It is therefore an object of this invention to provide cast polycarbonate films having improved flame-resistance and resistance to stress-corrosion-cracking. Another object of the invention is to provide cast polycarbonate films which are substantially flame-resistant and have mechanical properties which adapt them for use as electrical insulators. A further object of the invention is to provide a method for imparting flame-resistance to a polycarbonate film without seriously affecting the electrical and mechanical properties such as stress-corrosion-cracking resistance of the film.
The foregoing objects and others are accomplished in accordance with this invention, generally speaking, by providing a polycarbonate film cast from a solution containing a low molecular weight polycarbonate prepared from a halogeno-bisphenol and a high molecular weight polycarbonate prepared from bisphenol A.
It has now been found, surprisingly, that by addition of low molecular weight halogeno-bisphenol-polycarbonates to high molecular bisphenol-A-homopolycarbonates or copolycarbonates the inflammability of the cast films prepared therefrom can be greatly reduced without deterioration of the good mechanical, electrical and aging properties required for an electrical insulating film. In particular, it is surprising that the tendency to stress-corrosion-cracking is not increased although the added halogeno-bisphenol-polycarbonates are themselves of such low-molecular weight that by themselves they are not film-forming.
The present invention therefore provides high quality cast polycarbonate films of low inflammability, having an oxygen index of ≧26%, measured at a layer thickness of 0.1 mm, and having a total halogen content of ≧5% by weight, and consisting of from about 10% to about 30% by weight of a low molecular weight polycarbonate based on halogeno-bisphenols and from about 90% to about 70% by weight of a halogen free high molecular weight homopolycarbonate or copolycarbonate based on bisphenol A.
Suitable low molecular weight halogeno-bisphenol-polycarbonates with molecular weights of Mn = approx. 8000-20,000 are the homopolycarbonates or copolycarbonates obtained from the halogenated bisphenols of the following formula ##STR1## wherein X is Cl or Br, n is 1, 2, 3 or 4 and Z is C1 -C8 -alkylene, C2 -C8 -alkylidene, C5 -C12 -cycloalkylene, C5 -C12 -cycloalkylidene or the following radical ##STR2## Suitable examples for the halogeno-bisphenols are bis-(3.5-dibromo-4-hydroxyphenyl)-methane, 2.2-bis-(3-bromo-4-hydroxyphenyl)-propane, 2.4-bis-(3-bromo-4-hydroxyphenyl)-2-methylbutane, 2.4-bis-(3.5-dichloro-4-hydroxyphenyl)-2-methylbutane, 2.4-bis-(3.5-dibromo-4-hydroxyphenyl)-2-methylbutane, 1.1-bis-(3-bromo-4-hydroxyphenyl)-cyclohexane, 1.1-bis-(3.5-dichloro-4-hydroxyphenyl)-cyclohexane, 1.1-bis-(3.5-dibromo-4-hydroxyphenyl)-cyclohexane, α.α'-bis-(3.5-dibromo-4-hydroxyphenyl)-p-diisopropylbenzene and α,α'-bis-(3.5-dichloro-4-hydroxyphenyl)-p-diisopropylbenzene. Preferred examples of the halogeno-bisphenols are 2.2-bis-(3.5-dibromo-4-hydroxyphenyl)-propane (Tetrabrombisphenol-A) and 2.2-bis-(3.5-dichloro-4-hydroxyphenyl)-propane (Tetrachlorobisphenol-A).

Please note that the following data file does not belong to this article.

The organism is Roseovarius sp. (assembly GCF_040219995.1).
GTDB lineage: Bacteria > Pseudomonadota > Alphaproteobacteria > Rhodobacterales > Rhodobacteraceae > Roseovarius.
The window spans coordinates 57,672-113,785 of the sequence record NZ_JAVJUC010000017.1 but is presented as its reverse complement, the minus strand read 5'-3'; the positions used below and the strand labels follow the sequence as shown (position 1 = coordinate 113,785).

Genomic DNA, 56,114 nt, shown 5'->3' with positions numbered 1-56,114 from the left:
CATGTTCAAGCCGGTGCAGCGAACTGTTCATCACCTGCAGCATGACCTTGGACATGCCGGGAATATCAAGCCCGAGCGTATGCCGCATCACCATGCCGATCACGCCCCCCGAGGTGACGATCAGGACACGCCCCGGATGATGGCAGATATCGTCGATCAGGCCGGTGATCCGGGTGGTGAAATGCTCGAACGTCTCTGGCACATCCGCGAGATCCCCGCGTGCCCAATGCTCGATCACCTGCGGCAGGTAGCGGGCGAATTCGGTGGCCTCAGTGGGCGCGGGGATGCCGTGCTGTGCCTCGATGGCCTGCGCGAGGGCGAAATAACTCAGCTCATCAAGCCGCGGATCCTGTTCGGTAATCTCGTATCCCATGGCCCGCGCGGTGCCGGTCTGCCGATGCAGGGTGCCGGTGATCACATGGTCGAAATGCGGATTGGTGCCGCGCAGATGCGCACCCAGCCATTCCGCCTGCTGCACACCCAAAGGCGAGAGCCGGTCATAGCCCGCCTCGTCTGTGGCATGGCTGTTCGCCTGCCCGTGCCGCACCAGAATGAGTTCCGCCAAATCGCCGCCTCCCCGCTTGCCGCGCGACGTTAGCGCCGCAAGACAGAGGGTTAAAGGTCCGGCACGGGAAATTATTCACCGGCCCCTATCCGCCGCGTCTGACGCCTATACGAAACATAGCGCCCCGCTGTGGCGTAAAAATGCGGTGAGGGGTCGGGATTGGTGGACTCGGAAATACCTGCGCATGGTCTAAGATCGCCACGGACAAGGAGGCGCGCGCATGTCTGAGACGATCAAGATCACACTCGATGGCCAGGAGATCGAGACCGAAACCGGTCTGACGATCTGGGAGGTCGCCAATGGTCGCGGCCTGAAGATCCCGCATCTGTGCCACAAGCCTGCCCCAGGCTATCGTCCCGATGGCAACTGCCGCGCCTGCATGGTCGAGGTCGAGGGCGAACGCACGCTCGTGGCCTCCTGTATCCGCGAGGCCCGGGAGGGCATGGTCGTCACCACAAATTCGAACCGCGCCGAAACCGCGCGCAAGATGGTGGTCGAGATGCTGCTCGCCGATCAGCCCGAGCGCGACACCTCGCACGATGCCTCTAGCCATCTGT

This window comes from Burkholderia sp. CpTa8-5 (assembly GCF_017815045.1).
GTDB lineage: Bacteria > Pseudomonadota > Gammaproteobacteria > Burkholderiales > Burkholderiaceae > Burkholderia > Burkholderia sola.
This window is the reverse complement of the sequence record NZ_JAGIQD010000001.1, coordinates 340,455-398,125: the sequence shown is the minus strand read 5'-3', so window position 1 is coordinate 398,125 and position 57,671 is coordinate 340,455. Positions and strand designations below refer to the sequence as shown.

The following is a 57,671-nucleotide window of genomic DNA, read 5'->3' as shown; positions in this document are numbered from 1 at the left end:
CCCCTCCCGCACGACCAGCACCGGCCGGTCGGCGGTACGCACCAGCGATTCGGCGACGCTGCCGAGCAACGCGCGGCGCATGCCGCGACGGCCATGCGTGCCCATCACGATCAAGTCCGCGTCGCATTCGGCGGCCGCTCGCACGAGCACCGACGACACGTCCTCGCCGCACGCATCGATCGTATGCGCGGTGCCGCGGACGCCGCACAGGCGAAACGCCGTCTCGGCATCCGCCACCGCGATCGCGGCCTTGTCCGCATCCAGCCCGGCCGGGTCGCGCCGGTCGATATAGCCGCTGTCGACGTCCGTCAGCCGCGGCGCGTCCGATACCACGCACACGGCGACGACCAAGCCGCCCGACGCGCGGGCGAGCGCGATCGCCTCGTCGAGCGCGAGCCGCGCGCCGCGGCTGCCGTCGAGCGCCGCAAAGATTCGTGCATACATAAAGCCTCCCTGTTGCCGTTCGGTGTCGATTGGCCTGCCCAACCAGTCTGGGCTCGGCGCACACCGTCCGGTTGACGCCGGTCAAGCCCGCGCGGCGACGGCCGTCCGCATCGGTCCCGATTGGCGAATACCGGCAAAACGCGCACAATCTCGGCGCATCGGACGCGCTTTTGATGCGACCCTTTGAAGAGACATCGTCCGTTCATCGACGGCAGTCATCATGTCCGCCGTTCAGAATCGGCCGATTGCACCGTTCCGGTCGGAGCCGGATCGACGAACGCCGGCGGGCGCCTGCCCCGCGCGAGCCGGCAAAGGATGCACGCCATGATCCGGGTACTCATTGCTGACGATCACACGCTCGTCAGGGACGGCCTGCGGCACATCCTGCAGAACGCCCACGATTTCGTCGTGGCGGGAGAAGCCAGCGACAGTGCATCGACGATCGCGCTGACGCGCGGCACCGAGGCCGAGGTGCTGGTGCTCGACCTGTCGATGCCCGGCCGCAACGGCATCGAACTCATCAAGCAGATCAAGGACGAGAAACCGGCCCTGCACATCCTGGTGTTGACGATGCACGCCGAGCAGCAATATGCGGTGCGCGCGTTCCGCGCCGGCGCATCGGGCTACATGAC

Preferred low molecular weight halogeno-bisphenol-polycarbonates are the tetrachloro- and tetrabromo-bisphenol-A-polycarbonates.
A preferred molecular weight range for the low molecular weight halogeno-bisphenol-polycarbonates is between 8,000 and 12,000. When using polycarbonates in the molecular weight range of 8000-12,000 as an additive to high molecular polycarbonates, a marked rise in the heat resistance of cast polycarbonate films prepared therefrom is observed in addition, this being surprising for high molecular polycarbonates in view of such low molecular admixtures. The molecular weight of the halogeno-bisphenol-polycarbonates may be limited in a known manner by using a monophenol as a chain stopper. Examples of suitable monophenols are alkylphenols, such as the methylphenols, the ethylphenols, the propylphenols and the isopropylphenols, the butylphenols and unsubstituted phenol; halogenophenols, especially 2,4,6-trichlorophenol and 2,4,6-tribromophenol, are also suitable.